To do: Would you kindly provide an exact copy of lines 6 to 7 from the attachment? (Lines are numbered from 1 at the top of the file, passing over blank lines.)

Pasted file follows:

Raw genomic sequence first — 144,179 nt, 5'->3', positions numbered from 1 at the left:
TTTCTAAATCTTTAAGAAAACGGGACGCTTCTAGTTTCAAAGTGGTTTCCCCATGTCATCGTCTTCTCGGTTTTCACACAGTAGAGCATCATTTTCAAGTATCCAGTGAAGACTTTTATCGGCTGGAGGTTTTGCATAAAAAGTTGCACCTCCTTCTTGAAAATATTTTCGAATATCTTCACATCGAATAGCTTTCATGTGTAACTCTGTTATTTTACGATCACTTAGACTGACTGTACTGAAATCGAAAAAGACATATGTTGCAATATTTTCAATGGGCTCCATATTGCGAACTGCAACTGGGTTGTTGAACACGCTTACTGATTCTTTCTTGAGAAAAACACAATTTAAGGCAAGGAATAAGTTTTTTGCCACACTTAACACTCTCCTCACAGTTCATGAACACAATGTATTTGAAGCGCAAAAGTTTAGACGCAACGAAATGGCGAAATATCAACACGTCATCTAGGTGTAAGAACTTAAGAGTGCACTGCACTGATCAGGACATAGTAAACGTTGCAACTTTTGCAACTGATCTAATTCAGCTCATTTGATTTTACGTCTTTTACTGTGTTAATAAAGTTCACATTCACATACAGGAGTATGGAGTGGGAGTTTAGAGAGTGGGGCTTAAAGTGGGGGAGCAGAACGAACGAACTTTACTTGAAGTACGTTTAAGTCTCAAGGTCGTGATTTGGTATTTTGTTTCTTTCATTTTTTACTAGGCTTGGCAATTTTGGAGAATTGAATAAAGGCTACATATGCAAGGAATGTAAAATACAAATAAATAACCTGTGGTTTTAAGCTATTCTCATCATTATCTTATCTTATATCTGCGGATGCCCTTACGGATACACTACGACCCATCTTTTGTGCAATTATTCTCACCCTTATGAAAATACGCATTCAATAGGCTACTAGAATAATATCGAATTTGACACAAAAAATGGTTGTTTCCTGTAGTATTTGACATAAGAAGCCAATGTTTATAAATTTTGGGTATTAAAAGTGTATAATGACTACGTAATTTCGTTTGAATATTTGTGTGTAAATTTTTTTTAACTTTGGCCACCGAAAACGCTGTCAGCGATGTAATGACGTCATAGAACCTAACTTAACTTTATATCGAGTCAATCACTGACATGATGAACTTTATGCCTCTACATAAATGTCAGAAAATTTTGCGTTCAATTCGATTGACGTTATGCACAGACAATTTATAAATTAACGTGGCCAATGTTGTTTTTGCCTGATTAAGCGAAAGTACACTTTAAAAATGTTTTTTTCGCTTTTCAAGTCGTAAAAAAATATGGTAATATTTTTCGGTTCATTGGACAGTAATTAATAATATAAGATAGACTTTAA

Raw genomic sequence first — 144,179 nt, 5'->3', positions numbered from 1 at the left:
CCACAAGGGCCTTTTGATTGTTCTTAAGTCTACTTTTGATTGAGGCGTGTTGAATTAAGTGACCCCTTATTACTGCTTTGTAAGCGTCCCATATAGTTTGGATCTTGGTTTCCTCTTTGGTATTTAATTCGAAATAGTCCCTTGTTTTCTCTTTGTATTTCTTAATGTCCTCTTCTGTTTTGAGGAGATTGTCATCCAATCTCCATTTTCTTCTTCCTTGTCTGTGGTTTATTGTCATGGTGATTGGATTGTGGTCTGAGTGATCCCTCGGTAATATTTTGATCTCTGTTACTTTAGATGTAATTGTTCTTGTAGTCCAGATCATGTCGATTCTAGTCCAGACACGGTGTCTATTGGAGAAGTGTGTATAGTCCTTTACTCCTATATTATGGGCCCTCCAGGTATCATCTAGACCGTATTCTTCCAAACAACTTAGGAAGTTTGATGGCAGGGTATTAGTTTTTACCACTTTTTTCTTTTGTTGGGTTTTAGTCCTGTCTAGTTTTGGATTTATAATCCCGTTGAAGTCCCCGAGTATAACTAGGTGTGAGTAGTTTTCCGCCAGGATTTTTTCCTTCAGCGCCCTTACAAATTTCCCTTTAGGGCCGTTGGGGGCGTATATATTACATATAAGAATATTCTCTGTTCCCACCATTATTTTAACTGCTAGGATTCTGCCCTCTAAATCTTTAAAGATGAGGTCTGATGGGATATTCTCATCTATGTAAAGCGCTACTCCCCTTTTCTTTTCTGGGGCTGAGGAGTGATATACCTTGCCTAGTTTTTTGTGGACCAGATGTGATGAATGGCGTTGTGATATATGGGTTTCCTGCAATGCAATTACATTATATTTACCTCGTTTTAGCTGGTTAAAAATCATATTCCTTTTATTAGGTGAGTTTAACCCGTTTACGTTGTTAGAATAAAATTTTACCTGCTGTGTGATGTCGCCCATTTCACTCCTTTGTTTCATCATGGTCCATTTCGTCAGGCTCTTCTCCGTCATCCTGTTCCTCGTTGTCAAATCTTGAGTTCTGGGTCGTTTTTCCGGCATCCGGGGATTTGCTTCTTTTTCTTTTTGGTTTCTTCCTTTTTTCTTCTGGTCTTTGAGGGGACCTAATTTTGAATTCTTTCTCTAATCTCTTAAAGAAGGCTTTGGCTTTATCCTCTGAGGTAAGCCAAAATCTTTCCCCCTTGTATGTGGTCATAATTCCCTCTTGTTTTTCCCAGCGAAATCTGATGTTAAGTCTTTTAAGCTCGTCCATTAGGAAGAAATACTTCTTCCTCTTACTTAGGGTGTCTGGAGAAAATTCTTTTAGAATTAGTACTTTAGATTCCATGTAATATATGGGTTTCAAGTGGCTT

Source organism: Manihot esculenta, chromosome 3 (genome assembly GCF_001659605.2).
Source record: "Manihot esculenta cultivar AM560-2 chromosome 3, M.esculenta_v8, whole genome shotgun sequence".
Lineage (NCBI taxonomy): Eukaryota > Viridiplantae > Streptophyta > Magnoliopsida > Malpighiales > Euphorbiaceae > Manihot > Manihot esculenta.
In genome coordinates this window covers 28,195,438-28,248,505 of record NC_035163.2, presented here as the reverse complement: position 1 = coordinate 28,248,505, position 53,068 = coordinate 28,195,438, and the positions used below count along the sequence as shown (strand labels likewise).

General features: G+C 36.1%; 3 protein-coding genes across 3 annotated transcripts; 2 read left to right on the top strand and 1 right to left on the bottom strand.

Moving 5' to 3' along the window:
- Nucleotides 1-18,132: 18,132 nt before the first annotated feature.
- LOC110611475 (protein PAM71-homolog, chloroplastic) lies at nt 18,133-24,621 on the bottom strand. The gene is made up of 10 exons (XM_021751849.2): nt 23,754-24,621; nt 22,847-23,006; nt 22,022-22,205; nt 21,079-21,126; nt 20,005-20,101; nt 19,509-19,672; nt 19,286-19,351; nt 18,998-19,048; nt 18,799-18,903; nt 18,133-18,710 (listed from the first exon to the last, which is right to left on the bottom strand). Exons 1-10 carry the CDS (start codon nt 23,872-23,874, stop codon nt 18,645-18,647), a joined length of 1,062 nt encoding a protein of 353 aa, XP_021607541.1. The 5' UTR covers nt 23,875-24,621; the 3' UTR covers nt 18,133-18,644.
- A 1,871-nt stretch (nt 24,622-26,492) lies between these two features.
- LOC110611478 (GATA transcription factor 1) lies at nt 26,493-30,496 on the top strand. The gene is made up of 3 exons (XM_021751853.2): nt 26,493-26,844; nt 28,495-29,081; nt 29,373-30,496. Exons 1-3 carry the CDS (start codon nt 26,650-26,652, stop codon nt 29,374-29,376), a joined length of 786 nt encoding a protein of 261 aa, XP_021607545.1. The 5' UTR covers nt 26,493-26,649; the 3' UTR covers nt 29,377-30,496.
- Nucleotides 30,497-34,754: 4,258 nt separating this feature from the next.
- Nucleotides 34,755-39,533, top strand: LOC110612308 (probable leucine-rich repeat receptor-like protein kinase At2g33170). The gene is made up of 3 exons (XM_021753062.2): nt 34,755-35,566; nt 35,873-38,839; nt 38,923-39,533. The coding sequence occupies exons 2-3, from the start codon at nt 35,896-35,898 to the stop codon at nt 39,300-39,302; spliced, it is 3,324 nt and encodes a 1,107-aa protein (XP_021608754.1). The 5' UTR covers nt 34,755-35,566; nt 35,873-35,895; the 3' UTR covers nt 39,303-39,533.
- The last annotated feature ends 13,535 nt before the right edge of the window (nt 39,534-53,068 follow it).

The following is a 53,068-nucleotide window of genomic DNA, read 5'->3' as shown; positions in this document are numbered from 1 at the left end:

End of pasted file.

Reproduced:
Source record: "Manihot esculenta cultivar AM560-2 chromosome 3, M.esculenta_v8, whole genome shotgun sequence".
Lineage (NCBI taxonomy): Eukaryota > Viridiplantae > Streptophyta > Magnoliopsida > Malpighiales > Euphorbiaceae > Manihot > Manihot esculenta.